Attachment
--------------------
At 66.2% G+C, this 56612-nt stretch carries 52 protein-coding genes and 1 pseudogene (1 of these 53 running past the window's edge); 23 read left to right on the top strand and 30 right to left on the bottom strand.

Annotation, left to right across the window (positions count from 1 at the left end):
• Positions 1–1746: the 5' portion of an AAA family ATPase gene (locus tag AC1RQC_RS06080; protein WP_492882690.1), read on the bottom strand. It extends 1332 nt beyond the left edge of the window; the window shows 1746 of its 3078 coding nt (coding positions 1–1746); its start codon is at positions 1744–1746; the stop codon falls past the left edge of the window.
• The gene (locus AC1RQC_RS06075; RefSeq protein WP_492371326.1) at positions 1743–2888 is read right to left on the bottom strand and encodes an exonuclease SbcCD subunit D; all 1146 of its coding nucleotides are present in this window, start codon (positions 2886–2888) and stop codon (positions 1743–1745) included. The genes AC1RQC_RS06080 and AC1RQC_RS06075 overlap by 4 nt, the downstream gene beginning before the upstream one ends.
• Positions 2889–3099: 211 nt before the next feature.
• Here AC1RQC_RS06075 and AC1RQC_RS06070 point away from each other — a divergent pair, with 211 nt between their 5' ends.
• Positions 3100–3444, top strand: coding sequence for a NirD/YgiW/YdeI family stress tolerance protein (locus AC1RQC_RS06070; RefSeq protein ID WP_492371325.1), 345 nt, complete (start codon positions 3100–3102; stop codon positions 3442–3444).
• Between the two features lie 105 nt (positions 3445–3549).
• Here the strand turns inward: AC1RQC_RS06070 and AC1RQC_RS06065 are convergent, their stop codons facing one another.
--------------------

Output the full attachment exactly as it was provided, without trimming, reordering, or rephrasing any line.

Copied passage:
At 66.2% G+C, this 56612-nt stretch carries 52 protein-coding genes and 1 pseudogene (1 of these 53 running past the window's edge); 23 read left to right on the top strand and 30 right to left on the bottom strand.

Annotation, left to right across the window (positions count from 1 at the left end):
• Positions 1–1746: the 5' portion of an AAA family ATPase gene (locus tag AC1RQC_RS06080; protein WP_492882690.1), read on the bottom strand. It extends 1332 nt beyond the left edge of the window; the window shows 1746 of its 3078 coding nt (coding positions 1–1746); its start codon is at positions 1744–1746; the stop codon falls past the left edge of the window.
• The gene (locus AC1RQC_RS06075; RefSeq protein WP_492371326.1) at positions 1743–2888 is read right to left on the bottom strand and encodes an exonuclease SbcCD subunit D; all 1146 of its coding nucleotides are present in this window, start codon (positions 2886–2888) and stop codon (positions 1743–1745) included. The genes AC1RQC_RS06080 and AC1RQC_RS06075 overlap by 4 nt, the downstream gene beginning before the upstream one ends.
• Positions 2889–3099: 211 nt before the next feature.
• Here AC1RQC_RS06075 and AC1RQC_RS06070 point away from each other — a divergent pair, with 211 nt between their 5' ends.
• Positions 3100–3444, top strand: coding sequence for a NirD/YgiW/YdeI family stress tolerance protein (locus AC1RQC_RS06070; RefSeq protein ID WP_492371325.1), 345 nt, complete (start codon positions 3100–3102; stop codon positions 3442–3444).
• Between the two features lie 105 nt (positions 3445–3549).
• Here the strand turns inward: AC1RQC_RS06070 and AC1RQC_RS06065 are convergent, their stop codons facing one another.